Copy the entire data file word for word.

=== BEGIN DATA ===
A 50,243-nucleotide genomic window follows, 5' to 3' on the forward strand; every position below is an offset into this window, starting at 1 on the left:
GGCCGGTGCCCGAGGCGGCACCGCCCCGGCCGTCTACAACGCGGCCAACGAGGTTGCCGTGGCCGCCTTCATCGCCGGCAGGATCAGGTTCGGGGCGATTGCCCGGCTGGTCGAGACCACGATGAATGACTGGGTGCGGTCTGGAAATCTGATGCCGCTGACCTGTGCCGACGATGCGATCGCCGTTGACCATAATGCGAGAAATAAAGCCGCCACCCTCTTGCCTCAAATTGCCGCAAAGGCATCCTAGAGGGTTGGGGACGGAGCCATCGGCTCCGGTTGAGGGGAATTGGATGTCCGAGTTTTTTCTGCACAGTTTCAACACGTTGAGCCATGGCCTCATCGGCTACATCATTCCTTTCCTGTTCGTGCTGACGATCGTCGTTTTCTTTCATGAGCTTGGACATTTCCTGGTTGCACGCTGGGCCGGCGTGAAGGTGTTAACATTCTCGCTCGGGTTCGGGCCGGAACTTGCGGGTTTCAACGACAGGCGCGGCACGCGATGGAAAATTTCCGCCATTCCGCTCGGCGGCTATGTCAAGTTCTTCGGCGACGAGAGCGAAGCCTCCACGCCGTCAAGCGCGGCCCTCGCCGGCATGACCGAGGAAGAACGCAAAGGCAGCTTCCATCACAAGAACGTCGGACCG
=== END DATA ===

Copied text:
A 50,243-nucleotide genomic window follows, 5' to 3' on the forward strand; every position below is an offset into this window, starting at 1 on the left:
GGCCGGTGCCCGAGGCGGCACCGCCCCGGCCGTCTACAACGCGGCCAACGAGGTTGCCGTGGCCGCCTTCATCGCCGGCAGGATCAGGTTCGGGGCGATTGCCCGGCTGGTCGAGACCACGATGAATGACTGGGTGCGGTCTGGAAATCTGATGCCGCTGACCTGTGCCGACGATGCGATCGCCGTTGACCATAATGCGAGAAATAAAGCCGCCACCCTCTTGCCTCAAATTGCCGCAAAGGCATCCTAGAGGGTTGGGGACGGAGCCATCGGCTCCGGTTGAGGGGAATTGGATGTCCGAGTTTTTTCTGCACAGTTTCAACACGTTGAGCCATGGCCTCATCGGCTACATCATTCCTTTCCTGTTCGTGCTGACGATCGTCGTTTTCTTTCATGAGCTTGGACATTTCCTGGTTGCACGCTGGGCCGGCGTGAAGGTGTTAACATTCTCGCTCGGGTTCGGGCCGGAACTTGCGGGTTTCAACGACAGGCGCGGCACGCGATGGAAAATTTCCGCCATTCCGCTCGGCGGCTATGTCAAGTTCTTCGGCGACGAGAGCGAAGCCTCCACGCCGTCAAGCGCGGCCCTCGCCGGCATGACCGAGGAAGAACGCAAAGGCAGCTTCCATCACAAGAACGTCGGACCG